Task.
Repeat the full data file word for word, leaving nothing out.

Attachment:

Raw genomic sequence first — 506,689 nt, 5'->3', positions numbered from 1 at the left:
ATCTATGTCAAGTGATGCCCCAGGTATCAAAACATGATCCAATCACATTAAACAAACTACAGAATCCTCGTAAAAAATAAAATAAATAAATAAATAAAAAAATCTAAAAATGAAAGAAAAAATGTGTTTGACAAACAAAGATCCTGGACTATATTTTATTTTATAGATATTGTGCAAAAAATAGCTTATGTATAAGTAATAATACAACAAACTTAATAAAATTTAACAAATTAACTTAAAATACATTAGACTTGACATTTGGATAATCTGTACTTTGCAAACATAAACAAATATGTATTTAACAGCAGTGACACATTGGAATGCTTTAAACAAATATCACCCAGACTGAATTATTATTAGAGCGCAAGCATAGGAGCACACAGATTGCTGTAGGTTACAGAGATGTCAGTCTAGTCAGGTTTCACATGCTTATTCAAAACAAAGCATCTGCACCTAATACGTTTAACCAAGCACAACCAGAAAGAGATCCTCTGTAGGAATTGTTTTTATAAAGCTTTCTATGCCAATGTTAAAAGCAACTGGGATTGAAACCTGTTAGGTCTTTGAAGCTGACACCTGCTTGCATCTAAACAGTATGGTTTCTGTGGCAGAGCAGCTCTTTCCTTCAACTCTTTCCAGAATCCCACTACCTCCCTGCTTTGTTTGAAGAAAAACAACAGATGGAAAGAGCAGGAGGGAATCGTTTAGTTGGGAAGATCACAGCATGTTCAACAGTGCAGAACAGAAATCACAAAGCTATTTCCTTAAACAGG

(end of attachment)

Raw genomic sequence first — 506,689 nt, 5'->3', positions numbered from 1 at the left:
ATCTATGTCAAGTGATGCCCCAGGTATCAAAACATGATCCAATCACATTAAACAAACTACAGAATCCTCGTAAAAAATAAAATAAATAAATAAATAAAAAAATCTAAAAATGAAAGAAAAAATGTGTTTGACAAACAAAGATCCTGGACTATATTTTATTTTATAGATATTGTGCAAAAAATAGCTTATGTATAAGTAATAATACAACAAACTTAATAAAATTTAACAAATTAACTTAAAATACATTAGACTTGACATTTGGATAATCTGTACTTTGCAAACATAAACAAATATGTATTTAACAGCAGTGACACATTGGAATGCTTTAAACAAATATCACCCAGACTGAATTATTATTAGAGCGCAAGCATAGGAGCACACAGATTGCTGTAGGTTACAGAGATGTCAGTCTAGTCAGGTTTCACATGCTTATTCAAAACAAAGCATCTGCACCTAATACGTTTAACCAAGCACAACCAGAAAGAGATCCTCTGTAGGAATTGTTTTTATAAAGCTTTCTATGCCAATGTTAAAAGCAACTGGGATTGAAACCTGTTAGGTCTTTGAAGCTGACACCTGCTTGCATCTAAACAGTATGGTTTCTGTGGCAGAGCAGCTCTTTCCTTCAACTCTTTCCAGAATCCCACTACCTCCCTGCTTTGTTTGAAGAAAAACAACAGATGGAAAGAGCAGGAGGGAATCGTTTAGTTGGGAAGATCACAGCATGTTCAACAGTGCAGAACAGAAATCACAAAGCTATTTCCTTAAACAGG